For books:

Try ThriftBooks. It’s one of the largest online retailers of new AND used books in the world. With over 13 million titles and counting, you’re bound to find whatever you’re looking for at great price. Domestic shipping is cheap, too, and you gain reward points with each purchase towards a free book of your choice! Hooray!

Locally, I am in love with Asbury Book Cooperative. This is a great little shoppe in the heart of Asbury Park, New Jersey that sells new and used titles, including some pretty rare and unique volumes! Selection aside, I have never met a staff so dedicated to making reading enjoyable and accessible to others, and who encourage folks to get out of their comfort zone by exploring new ideas and stories. Not local to NJ? Don’t worry — they ship! And they host virtual book clubs! Yay!

For toys and baby items:

Try ToyCycle. This is an online consignment shop exclusively for toys (geared towards younger children), baby gear, children’s books, and clothing. Prices are reasonable and their mission is split between sustainability and family health: two things I can certainly get behind.

For anything else:

Online marketplaces are magical if you’re looking for that one specific thing for that one specific person. Action figures? Rustic kitchen décor? A signed copy of that 1st edition book? Collectable pins, every Funko Pop EVER, hard-to-find toys, even entire pieces of furniture: Ebay and Mercari are here for you.

These are my top two suggestions for OM’s because I’ve had the most success with them, primarily because their policies force sellers to be accountable. I did about a quarter of my Christmas shopping on Mercari this year, saved a bunch of money, and found gifts (both new and like new) tailored to my friends’ niche interests. Plus, I put my money in another human being’s pocket — not a corporation or a billionaire’s, but into the bank account of some average joe like me.

As with most OM’s, signing up for an account on eBay or Mercari is totally free. Better, both mobile apps are easy to navigate (arguably easier than their respective websites). Additional bonus — you can haggle directly with most sellers on these platforms depending on the item. Just don’t be a jerk and remember that people deserve to be paid for what things are worth.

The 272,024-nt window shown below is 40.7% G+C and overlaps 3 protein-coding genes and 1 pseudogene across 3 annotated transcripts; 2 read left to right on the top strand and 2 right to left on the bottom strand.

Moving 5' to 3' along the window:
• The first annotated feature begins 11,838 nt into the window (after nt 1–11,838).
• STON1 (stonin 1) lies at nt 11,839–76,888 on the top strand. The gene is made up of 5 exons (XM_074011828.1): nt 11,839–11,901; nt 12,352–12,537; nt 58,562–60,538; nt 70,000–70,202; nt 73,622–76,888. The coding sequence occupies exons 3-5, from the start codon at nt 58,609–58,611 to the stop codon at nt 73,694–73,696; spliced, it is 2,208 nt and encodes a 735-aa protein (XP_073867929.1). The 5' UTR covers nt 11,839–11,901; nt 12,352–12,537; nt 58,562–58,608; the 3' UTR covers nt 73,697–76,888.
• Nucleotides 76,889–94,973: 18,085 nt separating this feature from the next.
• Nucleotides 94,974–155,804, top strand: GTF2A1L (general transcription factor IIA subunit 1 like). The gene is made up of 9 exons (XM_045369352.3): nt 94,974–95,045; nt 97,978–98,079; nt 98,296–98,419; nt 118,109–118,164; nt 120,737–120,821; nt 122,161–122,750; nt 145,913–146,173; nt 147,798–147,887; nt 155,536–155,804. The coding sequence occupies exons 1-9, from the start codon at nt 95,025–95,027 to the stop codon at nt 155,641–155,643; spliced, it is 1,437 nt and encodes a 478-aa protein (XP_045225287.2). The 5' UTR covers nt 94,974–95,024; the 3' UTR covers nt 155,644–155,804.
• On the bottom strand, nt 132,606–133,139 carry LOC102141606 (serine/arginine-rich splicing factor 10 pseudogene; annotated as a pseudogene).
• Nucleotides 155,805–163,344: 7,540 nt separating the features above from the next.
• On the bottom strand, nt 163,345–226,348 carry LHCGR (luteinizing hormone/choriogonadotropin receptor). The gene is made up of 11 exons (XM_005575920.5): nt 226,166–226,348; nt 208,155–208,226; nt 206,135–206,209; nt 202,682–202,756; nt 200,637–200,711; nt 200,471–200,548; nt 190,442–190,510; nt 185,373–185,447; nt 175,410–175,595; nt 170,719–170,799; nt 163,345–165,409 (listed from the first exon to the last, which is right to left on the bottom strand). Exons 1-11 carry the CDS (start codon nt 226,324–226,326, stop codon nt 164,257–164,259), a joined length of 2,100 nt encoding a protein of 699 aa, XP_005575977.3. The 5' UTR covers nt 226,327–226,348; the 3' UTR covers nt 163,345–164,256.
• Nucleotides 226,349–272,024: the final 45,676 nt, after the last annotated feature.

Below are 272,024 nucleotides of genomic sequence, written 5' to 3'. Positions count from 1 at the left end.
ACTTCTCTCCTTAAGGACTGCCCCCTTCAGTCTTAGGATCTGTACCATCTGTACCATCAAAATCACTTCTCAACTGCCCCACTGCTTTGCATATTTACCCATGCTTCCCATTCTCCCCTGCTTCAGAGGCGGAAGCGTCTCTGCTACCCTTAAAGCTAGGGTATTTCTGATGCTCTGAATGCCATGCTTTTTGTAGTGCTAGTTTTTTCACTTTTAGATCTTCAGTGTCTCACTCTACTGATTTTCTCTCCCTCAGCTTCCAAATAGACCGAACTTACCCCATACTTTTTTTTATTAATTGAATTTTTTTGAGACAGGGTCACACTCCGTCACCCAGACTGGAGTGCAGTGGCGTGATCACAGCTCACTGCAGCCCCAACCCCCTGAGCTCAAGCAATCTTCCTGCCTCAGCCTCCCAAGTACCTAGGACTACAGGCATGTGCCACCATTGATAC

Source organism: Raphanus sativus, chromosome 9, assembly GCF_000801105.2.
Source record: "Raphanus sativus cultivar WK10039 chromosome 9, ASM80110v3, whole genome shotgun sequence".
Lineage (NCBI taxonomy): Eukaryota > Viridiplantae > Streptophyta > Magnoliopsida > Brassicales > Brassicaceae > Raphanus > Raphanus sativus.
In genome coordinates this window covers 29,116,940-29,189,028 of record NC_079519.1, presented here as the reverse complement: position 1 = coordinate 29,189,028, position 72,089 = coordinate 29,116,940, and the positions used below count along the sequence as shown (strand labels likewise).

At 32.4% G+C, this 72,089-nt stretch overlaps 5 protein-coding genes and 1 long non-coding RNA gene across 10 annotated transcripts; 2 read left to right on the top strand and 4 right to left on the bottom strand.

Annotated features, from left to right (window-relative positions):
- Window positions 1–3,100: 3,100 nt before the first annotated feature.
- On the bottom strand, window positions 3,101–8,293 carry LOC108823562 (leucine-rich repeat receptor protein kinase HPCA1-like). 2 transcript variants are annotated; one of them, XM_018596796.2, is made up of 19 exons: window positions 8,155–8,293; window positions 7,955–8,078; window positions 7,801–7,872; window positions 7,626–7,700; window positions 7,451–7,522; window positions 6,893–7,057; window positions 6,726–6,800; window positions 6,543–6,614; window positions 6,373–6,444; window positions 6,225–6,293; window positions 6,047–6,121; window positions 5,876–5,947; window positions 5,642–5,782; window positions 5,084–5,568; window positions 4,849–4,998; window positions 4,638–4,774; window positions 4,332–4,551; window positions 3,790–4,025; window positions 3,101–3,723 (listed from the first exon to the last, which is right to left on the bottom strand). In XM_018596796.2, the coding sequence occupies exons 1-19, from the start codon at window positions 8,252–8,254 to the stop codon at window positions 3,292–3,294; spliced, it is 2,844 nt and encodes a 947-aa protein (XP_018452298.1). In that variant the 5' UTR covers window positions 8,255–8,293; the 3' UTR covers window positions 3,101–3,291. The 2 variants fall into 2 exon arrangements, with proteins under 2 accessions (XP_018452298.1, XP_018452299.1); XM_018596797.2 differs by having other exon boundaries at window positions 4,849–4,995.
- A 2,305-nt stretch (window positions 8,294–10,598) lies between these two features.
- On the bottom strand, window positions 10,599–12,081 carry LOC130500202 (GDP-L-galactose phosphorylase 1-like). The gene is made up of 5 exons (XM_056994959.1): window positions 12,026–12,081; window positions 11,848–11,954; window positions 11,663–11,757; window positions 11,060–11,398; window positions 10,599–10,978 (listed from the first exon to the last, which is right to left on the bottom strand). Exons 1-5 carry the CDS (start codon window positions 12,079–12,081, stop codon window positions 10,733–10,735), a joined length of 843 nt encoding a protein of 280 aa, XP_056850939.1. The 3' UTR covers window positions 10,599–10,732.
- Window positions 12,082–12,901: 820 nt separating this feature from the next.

What I don’t recommend: Facebook Marketplace. One, it’s largely unmonitored and unorganized and two, Mark Zuckerberg is just as awful as Bezos. Billionaires — who needs ‘em?


Take this advice with a grain of salt since none of us are going anywhere for the foreseeable future. But, as COVID-free holidays find us again, consider gifting your loved ones experiences over items. They’re more memorable anyway! Plus, the planet will be as happy as your recipient given the reduction in plastic packaging and shipping emissions.

WHEN IT’S SAFE, why not pick up some tickets to a show or sporting event, either professional or local? Or passes to a favorite museum? There are vouchers for hatchet throwing, ziplining, or indoor rock climbing. A reservation and comped meal at a restaurant of choice. Wine tasting, escape rooms, paint-n-sip sessions, master classes, concert tickets, the possibilities will be endless when the world opens back up. When it does, the last thing we’re going to want is stuff. We’re going to want to make new, happy memories in new, exciting places with the people we love.


This wouldn’t be a guide to the obvious without stating the obvious: you can buy less gifts.

At the end of the day, there are very few things that we need. Yes, we want for things all the time because they are fashionable, interesting, or comforting. We like to give things because it makes us feel good, too. But, once the rush wears off, we don’t get much else out of it. In an LA Times article from 2014, it was estimated that the average American household contains 300,000 items. Average households have tripled in size since then. That’s almost a MILLION items. What are ANY of us doing with a million items?!

Ultimately, my point is this — don’t give a gift that will likely just take up space. Even if it’s on sale. Beyond this, don’t buy multiple gifts that will take up space. Getting more gifts shouldn’t equate to a ‘better’ holiday anyway. Quantity over quality. It’s cliché, but it’s valid.

If 2020 teaches us anything, I hope it’s moderation. We can practice by shopping smart this year. By choosing used and lessening overproduction. By supporting local businesses over corporations. By buying from artists and independent creators on Etsy, Redbubble, and Society6. By commissioning cool art, baking homemade treats, or creating experiences that will outlive and outshine anything we can put in a box.

We really can all do good for ourselves and each other, one PayPal verified purchase at a time.



Roux Bedrosian

Professional Vocalist | Creative Writer | Amateur Adult